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April 13 --The U.S. Supreme Court review of the Environmental Protection Agency's mercury and air toxics standards for power plants likely will have little practical effect on companies that already have made long-term investments in pollution controls or retirement decisions in preparation for the upcoming compliance date, representatives of several large power companies told Bloomberg BNA.
American Electric Power, FirstEnergy Corp., the Tennessee Valley Authority and other power companies all said the Supreme Court's ruling would not affect their already-announced plant closures, while industry observers said decisions to shutter coal-fired power plants have been driven by a number of factors, not just the MATS rule.
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Most power plants will need to comply with the MATS rule by the April 16 compliance deadline, but the Supreme Court's decision isn't expected until June.
Steve Whitworth, senior director for environmental policy and analysis at Ameren Corp., said that given the uncertainty over litigation on the MATS rule, Ameren needed to move ahead with ensuring the company's four coal-fired power plants in Missouri had the necessary pollution control technology to comply.
“Given that situation, we couldn't wait for the decision,” Whitworth told Bloomberg BNA. “We had to be prepared to comply.”
However, some companies said if the rule were vacated, they may not run pollution control equipment as frequently as planned, which could result in avoided operating costs.
The Supreme Court is reviewing whether the EPA unreasonably decided not to consider costs in determining it was “appropriate and necessary” to regulate air toxics emissions from power plants, a finding that ultimately led to the 2012 promulgation of emissions limits for mercury, filterable particulate matter as a surrogate for toxic metals and hydrogen chloride as a surrogate for acid gases. At least four justices appeared to have concerns with the EPA's argument that it wasn't required to consider costs during March 25 oral arguments, but observers said it was difficult to read what the court's ultimate decision will be (Michigan v. EPA, U.S., No. 14-46, argued 3/25/15; .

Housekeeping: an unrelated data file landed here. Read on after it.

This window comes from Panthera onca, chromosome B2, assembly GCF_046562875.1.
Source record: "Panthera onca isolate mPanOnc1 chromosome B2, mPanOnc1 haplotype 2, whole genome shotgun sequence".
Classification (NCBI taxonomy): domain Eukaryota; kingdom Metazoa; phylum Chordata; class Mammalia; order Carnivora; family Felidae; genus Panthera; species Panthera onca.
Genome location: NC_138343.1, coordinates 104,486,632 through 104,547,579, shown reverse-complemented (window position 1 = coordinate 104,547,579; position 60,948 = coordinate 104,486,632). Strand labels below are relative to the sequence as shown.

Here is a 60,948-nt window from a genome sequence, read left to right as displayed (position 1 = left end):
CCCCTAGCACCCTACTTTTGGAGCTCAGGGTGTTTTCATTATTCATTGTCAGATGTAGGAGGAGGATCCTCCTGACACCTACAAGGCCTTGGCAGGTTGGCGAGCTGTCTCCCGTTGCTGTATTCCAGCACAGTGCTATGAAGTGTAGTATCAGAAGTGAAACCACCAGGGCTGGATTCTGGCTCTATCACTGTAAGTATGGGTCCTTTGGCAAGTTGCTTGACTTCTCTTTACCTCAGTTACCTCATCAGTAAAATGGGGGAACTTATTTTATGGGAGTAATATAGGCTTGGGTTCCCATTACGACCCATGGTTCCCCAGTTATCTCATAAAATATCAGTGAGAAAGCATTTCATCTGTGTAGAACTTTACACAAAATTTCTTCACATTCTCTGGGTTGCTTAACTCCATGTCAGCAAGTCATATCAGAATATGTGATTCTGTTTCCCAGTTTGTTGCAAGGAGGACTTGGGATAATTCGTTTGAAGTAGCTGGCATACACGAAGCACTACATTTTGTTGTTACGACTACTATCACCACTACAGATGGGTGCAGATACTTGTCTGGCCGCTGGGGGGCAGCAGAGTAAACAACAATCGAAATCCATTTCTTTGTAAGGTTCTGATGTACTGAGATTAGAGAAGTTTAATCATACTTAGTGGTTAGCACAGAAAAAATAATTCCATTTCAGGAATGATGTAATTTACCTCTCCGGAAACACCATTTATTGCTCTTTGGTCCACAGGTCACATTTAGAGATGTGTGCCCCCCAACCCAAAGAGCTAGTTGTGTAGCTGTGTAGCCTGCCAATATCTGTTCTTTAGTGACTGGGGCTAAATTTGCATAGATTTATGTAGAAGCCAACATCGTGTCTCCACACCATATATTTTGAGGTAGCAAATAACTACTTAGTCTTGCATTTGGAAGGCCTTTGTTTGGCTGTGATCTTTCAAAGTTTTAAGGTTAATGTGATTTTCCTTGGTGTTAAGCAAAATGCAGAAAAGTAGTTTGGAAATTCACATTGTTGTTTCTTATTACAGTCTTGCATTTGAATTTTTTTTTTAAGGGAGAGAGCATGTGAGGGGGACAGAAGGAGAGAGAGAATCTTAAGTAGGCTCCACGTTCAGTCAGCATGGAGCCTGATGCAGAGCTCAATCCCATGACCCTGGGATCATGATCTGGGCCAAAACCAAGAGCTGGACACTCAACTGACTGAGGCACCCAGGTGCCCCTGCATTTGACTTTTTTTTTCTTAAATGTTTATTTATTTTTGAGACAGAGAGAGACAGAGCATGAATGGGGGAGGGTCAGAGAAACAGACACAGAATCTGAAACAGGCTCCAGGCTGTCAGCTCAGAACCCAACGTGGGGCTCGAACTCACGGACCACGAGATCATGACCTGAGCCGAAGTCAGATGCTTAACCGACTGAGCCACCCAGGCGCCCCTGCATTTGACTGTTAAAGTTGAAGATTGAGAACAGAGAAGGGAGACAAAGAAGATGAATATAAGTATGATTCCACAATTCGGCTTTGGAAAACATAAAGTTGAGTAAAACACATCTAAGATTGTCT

Several companies told Bloomberg BNA they wouldn't change their plans to close coal-fired power plants if the Supreme Court were to vacate MATS.
American Electric Power plans to retire 7,201 megawatts of coal-fired generating capacity by the end of 2016, including 24 coal-fired electric generating units by this spring, spokeswoman Melissa McHenry said.
The units slated for retirement wouldn't be affected by a Supreme Court decision against the EPA, she said.
“They have not been operated, staffed or maintained in a way that would support their continued operation,” McHenry said.
Stephanie Walton, a spokeswoman for FirstEnergy, said MATS has driven the deactivation of six coal-fired plants, with an additional three plant closures planned. Those three plants, the Eastlake, Lake Shore and Ashtabula plants in Ohio, are operating under “must-run” agreements with the grid operator but will be deactivated as of April 15, Walton said.
“We have no plans to reopen any of the deactivated plants,” Walton said.
The Supreme Court's decision won't have any effect on long-range decisions made by the Tennessee Valley Authority to close some plants and invest billions of dollars in others, TVA spokesman Duncan Mansfield told Bloomberg BNA.
TVA has been making changes to its power portfolio for several years in anticipation of the MATS rule and other environmental regulations, Mansfield said. Also, a 2011 Clean Air Act settlement with the EPA led to TVA’s commitment to retire 18 coal plants and spend $3 billion to $5 billion on pollution controls.